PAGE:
Rhode Island Hall, one of the earliest buildings on The College Green, will be rededicated during a ceremony on Friday, Oct. 16, 2009. After a $12-million renovation, the building is the new home of the Artemis A.W. and Martha Sharp Joukowsky Institute for Archaeology and the Ancient World.<br />[See also <a href="http://today.brown.edu/articles/2010/09/leed">Rhode Island Hall earns LEED gold status</a>.]

PROVIDENCE, R.I. [Brown University] — Brown University will rededicate historic Rhode Island Hall as the new home of the Artemis A.W. and Martha Sharp Joukowsky Institute for Archaeology and the Ancient World on Friday, Oct. 16, 2009. The ceremony will include remarks by Brown President Ruth J. Simmons; Chancellor Thomas J. Tisch, Chancellor Emeritus Artemis A. W. Joukowsky; Susan Alcock, director of Joukowsky Institute; Prince Zeid Ra’ad Zeid Al-Hussein, ambassador of the Hashemite Kingdom of Jordan to the United States; and James Wiseman, the Founder’s Professor of Archaeology and professor of art history and classics at Boston University.

“In its new permanent home on The College Green, the Joukowsky Institute of Archaeology and the Ancient World is a testament to the University’s commitment to multidisciplinary research and teaching on the material cultures of the ancient world,” said Artemis A.W. Joukowsky, Brown’s chancellor emeritus. “We are thrilled with the Institute’s potential as a major contributor to the highest levels of scholarship consistent with Brown’s status as a pre-eminent university.” Joukowsky and his wife Martha Sharp Joukowsky, former director of the Center for Old World Archaeology and Art, are longtime champions of archaeology at Brown and have led the University’s excavations at Petra in Jordan.

Rhode Island Hall, the fourth-oldest building on The College Green, has just undergone a $12-million renovation, led by Anmahian Winton Architects of Cambridge, Mass., with Nick Winton, a 1985 Brown graduate, as the principal designer. When the Joukowsky Institute for Archaeology and the Ancient World was established in 2004 under the Plan for Academic Enrichment, Rhode Island Hall was assigned as the Institute’s new home.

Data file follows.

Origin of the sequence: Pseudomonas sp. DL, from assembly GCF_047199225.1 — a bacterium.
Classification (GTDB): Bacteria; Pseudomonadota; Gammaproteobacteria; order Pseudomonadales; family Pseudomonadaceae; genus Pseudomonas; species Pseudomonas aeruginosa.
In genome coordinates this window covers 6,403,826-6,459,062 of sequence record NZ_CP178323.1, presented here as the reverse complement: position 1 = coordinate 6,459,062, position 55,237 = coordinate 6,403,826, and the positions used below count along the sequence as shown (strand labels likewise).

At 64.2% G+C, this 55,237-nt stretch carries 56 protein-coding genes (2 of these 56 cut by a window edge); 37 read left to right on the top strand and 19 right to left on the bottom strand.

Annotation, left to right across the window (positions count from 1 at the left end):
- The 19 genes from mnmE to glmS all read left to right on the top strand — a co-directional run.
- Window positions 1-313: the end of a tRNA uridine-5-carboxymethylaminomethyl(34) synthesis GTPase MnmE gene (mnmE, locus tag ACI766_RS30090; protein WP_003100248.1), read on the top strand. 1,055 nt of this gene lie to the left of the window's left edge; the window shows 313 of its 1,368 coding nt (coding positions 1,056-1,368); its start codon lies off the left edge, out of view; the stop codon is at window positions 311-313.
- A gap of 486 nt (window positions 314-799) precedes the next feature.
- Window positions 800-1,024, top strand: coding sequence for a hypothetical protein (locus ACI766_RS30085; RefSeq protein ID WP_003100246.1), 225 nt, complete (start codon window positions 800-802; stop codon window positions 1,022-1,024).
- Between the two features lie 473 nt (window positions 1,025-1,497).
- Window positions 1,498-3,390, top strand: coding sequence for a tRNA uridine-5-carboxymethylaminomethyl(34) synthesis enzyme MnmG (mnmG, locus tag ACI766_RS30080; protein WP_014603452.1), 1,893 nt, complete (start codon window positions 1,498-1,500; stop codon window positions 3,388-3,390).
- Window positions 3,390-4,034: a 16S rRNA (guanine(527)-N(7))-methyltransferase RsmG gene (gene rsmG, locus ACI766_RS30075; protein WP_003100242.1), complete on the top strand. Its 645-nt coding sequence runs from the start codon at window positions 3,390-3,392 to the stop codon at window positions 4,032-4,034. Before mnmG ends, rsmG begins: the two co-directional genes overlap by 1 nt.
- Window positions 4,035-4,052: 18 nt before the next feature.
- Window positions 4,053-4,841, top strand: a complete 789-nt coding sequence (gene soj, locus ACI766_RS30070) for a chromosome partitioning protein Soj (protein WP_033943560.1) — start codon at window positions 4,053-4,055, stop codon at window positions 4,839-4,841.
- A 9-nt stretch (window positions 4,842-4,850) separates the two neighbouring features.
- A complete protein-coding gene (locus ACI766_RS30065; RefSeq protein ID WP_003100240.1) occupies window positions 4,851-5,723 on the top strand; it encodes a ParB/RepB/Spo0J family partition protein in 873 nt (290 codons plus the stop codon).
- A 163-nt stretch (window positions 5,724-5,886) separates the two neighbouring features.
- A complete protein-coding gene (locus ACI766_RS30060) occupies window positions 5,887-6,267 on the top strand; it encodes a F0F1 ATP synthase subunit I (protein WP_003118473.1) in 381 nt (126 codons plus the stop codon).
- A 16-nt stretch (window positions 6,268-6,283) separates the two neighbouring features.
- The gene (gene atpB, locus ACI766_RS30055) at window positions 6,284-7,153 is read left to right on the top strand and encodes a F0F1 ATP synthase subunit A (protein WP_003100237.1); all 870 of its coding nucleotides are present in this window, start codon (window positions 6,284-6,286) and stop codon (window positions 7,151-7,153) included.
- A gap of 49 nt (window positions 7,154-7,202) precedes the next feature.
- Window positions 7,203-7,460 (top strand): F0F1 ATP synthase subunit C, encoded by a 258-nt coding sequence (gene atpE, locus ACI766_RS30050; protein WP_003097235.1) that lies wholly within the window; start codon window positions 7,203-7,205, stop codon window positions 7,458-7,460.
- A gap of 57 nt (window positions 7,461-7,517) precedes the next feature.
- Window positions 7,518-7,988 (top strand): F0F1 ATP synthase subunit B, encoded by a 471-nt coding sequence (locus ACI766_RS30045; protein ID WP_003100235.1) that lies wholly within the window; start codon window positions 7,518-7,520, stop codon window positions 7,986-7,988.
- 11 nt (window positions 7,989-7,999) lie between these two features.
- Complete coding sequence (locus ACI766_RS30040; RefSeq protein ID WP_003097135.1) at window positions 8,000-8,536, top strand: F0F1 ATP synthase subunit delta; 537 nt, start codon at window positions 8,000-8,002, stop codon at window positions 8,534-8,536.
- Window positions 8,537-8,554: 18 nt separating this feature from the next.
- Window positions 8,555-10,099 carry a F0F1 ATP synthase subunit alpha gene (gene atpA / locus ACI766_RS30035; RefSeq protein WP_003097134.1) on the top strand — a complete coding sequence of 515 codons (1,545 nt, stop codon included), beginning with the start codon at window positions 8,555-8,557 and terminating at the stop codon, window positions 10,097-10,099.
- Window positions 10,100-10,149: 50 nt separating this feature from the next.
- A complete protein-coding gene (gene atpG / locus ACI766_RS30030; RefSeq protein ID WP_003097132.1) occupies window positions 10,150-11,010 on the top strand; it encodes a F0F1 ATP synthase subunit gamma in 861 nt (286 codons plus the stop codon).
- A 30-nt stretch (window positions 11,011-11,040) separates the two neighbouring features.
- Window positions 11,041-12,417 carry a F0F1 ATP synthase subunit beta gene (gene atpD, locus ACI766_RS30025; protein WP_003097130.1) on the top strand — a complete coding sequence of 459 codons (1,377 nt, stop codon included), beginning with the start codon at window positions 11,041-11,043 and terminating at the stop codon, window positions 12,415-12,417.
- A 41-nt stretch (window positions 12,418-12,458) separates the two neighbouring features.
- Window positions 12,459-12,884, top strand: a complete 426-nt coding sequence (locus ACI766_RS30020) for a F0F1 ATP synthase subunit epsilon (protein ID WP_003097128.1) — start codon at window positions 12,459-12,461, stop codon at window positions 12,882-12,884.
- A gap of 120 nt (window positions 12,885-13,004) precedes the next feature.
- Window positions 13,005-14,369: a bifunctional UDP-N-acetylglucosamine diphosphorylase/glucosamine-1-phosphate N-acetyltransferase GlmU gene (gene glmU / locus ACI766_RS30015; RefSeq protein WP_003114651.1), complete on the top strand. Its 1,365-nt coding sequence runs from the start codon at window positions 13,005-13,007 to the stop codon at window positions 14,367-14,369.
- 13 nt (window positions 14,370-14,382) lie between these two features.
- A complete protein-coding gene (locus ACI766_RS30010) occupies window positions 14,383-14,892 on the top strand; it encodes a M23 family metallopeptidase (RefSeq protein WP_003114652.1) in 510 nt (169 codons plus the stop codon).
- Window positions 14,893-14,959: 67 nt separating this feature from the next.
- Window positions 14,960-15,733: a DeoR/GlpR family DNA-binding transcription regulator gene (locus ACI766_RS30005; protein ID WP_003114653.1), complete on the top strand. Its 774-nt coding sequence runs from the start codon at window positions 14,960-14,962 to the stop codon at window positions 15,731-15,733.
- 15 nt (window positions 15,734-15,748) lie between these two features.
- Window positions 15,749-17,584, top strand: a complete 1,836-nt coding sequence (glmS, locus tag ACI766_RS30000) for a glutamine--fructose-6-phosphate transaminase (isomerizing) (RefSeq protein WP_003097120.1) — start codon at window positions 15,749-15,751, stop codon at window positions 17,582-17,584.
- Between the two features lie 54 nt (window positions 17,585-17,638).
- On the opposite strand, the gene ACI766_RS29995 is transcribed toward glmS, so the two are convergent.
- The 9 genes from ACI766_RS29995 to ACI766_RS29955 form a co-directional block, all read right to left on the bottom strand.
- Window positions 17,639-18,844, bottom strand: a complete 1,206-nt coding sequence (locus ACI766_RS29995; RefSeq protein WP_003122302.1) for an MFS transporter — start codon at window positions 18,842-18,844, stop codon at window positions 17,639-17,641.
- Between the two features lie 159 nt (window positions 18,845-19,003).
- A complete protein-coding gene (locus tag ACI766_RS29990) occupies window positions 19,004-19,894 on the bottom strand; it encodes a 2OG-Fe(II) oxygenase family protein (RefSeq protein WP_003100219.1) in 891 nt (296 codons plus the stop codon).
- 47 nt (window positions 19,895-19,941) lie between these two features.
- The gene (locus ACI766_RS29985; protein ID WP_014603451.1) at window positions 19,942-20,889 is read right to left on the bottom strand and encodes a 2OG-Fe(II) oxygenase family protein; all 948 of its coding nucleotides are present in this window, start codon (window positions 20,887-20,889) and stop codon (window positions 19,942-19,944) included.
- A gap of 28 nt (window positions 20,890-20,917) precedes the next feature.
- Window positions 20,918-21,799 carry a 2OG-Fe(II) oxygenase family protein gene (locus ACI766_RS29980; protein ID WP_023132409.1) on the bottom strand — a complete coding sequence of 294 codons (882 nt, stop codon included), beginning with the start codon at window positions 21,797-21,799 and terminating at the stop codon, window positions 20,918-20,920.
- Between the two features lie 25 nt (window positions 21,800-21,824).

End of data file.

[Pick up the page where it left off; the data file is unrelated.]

In need of major renovation, the 170-year-old building has been emptied and completely renovated to include classroom, laboratory, studio, and communal spaces, and designed to provide a welcoming and stimulating environment for scholarship and community. The building’s energy efficiency and high-performance design also meet the standards for silver LEED certification by the U.S. Green Building Council.

Additionally, various features of the building combine past and present. Several pieces of furniture in the building were crafted by Bilt Furniture of Providence, a company recently founded by four Brown graduates, using salvaged pieces of the hall’s original 19th-century timbers. In addition to several artifact display cases scattered throughout the building, the design also features a view into the building’s history — a glass-covered interior wall revealing Rhode Island Hall’s original fieldstone rubble. An elephant-headed column capital, a gift from Michael W. Joukowsky, Class of 1987, now stands outside the building on The College Green. The piece, sculpted by Dakhilallah Qublan, is a three-quarters replica of one of the original 142 column capitals discovered at the Great Temple Excavation in Petra.

The Rhode Island Hall project is just one of Brown’s recent efforts to preserve the University’s significant historical buildings through renovation and restoration. In recent years, the University has completed renovation projects to repurpose existing buildings, including the Peter Green House, Pembroke Hall, Smith-Buonanno Hall, and J. Walter Wilson Laboratory. Faunce House is currently under renovation to create the Stephen Robert ’62 Campus Center.

History of Rhode Island Hall

The building has seen a variety of occupants since its construction in 1840. Funding for the building, which originally housed the Departments of Natural Philosophy, Chemistry, Mineralogy, Geology, and Natural History, came largely through gifts from Rhode Island benefactors, suggesting its original the name. According to the Encyclopedia Brunoniana, it was opened for public inspection on Sept. 3, 1840, and dedicated on the following day.

The science departments had an extensive collection of taxidermy and osteological specimens, which were displayed in the Museum of Natural History, located on the second floor of Rhode Island Hall. The building continued to be occupied by biology until 1915 and by the Department of Geological Sciences until 1982. That year, with its classrooms and laboratories deemed insufficient for modern scientific disciplines, the building was converted for use as multipurpose space. Until fall 2008, Rhode Island Hall housed the Office of International Programs, the Writing Fellows Center, the Wayland Collegium for Liberal Learning, and Psychological Services.

The Joukowsky Institute for Archaeology and the Ancient World

The Joukowsky Institute for Archaeology and the Ancient World is dedicated to the academic study and public promotion of the archaeology and art of the ancient Mediterranean, Egypt, and Western Asia. The institute’s faculty and facilities provide a campus hub for research and teaching in this complex and compelling part of the world, including active fieldwork projects, diverse graduate and undergraduate curricula, and public outreach activities.